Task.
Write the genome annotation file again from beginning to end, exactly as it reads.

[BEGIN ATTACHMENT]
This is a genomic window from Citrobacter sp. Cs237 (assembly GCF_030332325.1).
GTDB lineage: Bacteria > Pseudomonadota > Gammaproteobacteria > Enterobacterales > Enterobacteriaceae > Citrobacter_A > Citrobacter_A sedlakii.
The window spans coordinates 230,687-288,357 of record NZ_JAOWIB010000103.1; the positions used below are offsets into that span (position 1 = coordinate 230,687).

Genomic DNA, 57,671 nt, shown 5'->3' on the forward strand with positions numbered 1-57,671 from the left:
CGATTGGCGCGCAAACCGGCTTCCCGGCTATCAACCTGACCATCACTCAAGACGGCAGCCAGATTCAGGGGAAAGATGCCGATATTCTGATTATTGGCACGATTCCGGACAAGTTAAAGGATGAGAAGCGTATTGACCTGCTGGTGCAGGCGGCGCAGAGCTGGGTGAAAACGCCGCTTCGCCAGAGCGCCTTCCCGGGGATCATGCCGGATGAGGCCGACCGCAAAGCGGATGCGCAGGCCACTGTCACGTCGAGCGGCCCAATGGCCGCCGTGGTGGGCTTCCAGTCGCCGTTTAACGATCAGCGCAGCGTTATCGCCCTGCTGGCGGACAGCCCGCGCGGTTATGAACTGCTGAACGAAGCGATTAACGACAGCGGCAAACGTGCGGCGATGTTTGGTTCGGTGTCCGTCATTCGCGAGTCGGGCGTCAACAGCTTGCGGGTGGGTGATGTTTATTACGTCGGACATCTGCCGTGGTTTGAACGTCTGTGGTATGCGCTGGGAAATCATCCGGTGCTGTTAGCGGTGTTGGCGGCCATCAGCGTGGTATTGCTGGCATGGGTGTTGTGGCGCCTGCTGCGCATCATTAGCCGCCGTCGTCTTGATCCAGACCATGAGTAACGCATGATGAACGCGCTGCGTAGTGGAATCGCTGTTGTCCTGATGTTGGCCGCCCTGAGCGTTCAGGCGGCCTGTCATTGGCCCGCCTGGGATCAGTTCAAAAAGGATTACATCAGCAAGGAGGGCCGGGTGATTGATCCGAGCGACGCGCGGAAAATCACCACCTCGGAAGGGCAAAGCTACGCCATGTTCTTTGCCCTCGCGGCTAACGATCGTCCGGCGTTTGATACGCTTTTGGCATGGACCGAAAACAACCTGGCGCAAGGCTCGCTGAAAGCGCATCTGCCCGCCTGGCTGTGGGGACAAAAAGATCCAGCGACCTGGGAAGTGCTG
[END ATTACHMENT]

This is a genomic window from Citrobacter sp. Cs237 (assembly GCF_030332325.1).
GTDB lineage: Bacteria > Pseudomonadota > Gammaproteobacteria > Enterobacterales > Enterobacteriaceae > Citrobacter_A > Citrobacter_A sedlakii.
The window spans coordinates 230,687-288,357 of record NZ_JAOWIB010000103.1; the positions used below are offsets into that span (position 1 = coordinate 230,687).

Genomic DNA, 57,671 nt, shown 5'->3' on the forward strand with positions numbered 1-57,671 from the left:
CGATTGGCGCGCAAACCGGCTTCCCGGCTATCAACCTGACCATCACTCAAGACGGCAGCCAGATTCAGGGGAAAGATGCCGATATTCTGATTATTGGCACGATTCCGGACAAGTTAAAGGATGAGAAGCGTATTGACCTGCTGGTGCAGGCGGCGCAGAGCTGGGTGAAAACGCCGCTTCGCCAGAGCGCCTTCCCGGGGATCATGCCGGATGAGGCCGACCGCAAAGCGGATGCGCAGGCCACTGTCACGTCGAGCGGCCCAATGGCCGCCGTGGTGGGCTTCCAGTCGCCGTTTAACGATCAGCGCAGCGTTATCGCCCTGCTGGCGGACAGCCCGCGCGGTTATGAACTGCTGAACGAAGCGATTAACGACAGCGGCAAACGTGCGGCGATGTTTGGTTCGGTGTCCGTCATTCGCGAGTCGGGCGTCAACAGCTTGCGGGTGGGTGATGTTTATTACGTCGGACATCTGCCGTGGTTTGAACGTCTGTGGTATGCGCTGGGAAATCATCCGGTGCTGTTAGCGGTGTTGGCGGCCATCAGCGTGGTATTGCTGGCATGGGTGTTGTGGCGCCTGCTGCGCATCATTAGCCGCCGTCGTCTTGATCCAGACCATGAGTAACGCATGATGAACGCGCTGCGTAGTGGAATCGCTGTTGTCCTGATGTTGGCCGCCCTGAGCGTTCAGGCGGCCTGTCATTGGCCCGCCTGGGATCAGTTCAAAAAGGATTACATCAGCAAGGAGGGCCGGGTGATTGATCCGAGCGACGCGCGGAAAATCACCACCTCGGAAGGGCAAAGCTACGCCATGTTCTTTGCCCTCGCGGCTAACGATCGTCCGGCGTTTGATACGCTTTTGGCATGGACCGAAAACAACCTGGCGCAAGGCTCGCTGAAAGCGCATCTGCCCGCCTGGCTGTGGGGACAAAAAGATCCAGCGACCTGGGAAGTGCTG